Every device needs its firmware kept up to date. When you're installing devices, it's a good idea to bookmark the manufacturer's web page so you can easily check for updates to the device's firmware and software. If you're lucky, there will be an email alert or even automatic updates; if not, you'll have to search.
Some IoT devices are quite limited and only connect to your control network. Others are considerably smarter. And the smarter they are, the bigger the risk.
So be careful what you connect. Smart speakers are a particular security risk. For example, if your security cameras and locks are connected to your voice assistant, an intruder could simply yell, "Okay Google, open the doors" and access the house. If that sounds unrealistic, consider that Burger King ran an ad that deliberately activated Google Home speakers and prompted them to tell their owners about the Whopper Burger. Google eventually blocked the ad.
Though annoying, the Burger King exploit was harmless. But it highlights a vulnerability that is real — and one that could be used for criminal purposes.
Hacks have also been discovered to enable the speakers to continue listening after a question has been asked, recording conversations to deliver it to an eavesdropper. So, it may be a good idea to keep your security system on a separate network to which your voice assistant doesn't have access. You might also want to keep access to your bank account well away from the device.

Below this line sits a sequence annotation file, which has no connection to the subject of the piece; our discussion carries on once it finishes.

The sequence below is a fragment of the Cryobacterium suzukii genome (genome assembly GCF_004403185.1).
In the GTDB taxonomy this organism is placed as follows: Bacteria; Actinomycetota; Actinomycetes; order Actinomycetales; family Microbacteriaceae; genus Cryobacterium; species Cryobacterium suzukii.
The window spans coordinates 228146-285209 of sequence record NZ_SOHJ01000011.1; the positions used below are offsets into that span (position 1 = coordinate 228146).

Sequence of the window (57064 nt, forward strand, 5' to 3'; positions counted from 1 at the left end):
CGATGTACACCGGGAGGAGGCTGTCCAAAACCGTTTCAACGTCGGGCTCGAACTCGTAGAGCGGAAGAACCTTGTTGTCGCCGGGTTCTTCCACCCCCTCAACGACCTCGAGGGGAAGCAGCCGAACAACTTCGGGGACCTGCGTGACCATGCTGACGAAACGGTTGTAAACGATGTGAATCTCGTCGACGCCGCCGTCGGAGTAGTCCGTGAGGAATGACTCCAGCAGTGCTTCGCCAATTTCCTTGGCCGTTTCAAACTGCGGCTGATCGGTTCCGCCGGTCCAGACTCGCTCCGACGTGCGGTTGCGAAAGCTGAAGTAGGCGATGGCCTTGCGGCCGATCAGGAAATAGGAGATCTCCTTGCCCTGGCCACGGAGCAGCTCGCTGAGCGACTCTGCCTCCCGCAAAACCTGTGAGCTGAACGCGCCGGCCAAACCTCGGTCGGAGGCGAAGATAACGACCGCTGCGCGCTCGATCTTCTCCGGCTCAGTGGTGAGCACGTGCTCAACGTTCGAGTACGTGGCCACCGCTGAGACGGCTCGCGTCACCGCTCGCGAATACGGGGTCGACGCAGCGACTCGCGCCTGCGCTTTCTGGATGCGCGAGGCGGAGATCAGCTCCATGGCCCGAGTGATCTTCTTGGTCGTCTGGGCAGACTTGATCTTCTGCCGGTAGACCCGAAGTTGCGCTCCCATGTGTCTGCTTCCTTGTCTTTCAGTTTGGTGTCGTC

Remember that smart speakers and other devices store data about you and your personal behavior. It's worth tracking down where this data is stored and the purposes for which it can be used (the service should come with a privacy statement). It's also worth knowing how to delete data that you don't want to be kept.
With Amazon and Google, you can delete the data easily. For Amazon, use your Alexa app to go to “Settings” and look at your “History” to see what's on file; you can purge individual requests or just delete all of them. Google Assistant recordings can be inspected and deleted through your Google Account. It might well be a good idea to run a purge regularly.
Smart TVs can also hold a lot of data about what you're watching. In 2017, the FTC fined TV maker Vizio for tracking TV owners' viewing habits and then selling the information to advertisers. It's easy enough to hack some smart TVs, too. So, if Vizio was collecting that information, it is possible that hackers could also have gotten hold of the data. Now that TVs and internet networks intersect, smart TVs could also pose a threat to your data privacy on other accounts. Make sure you read the manual, as you may be able to turn off tracking. You should also consider isolating the TV to its own network.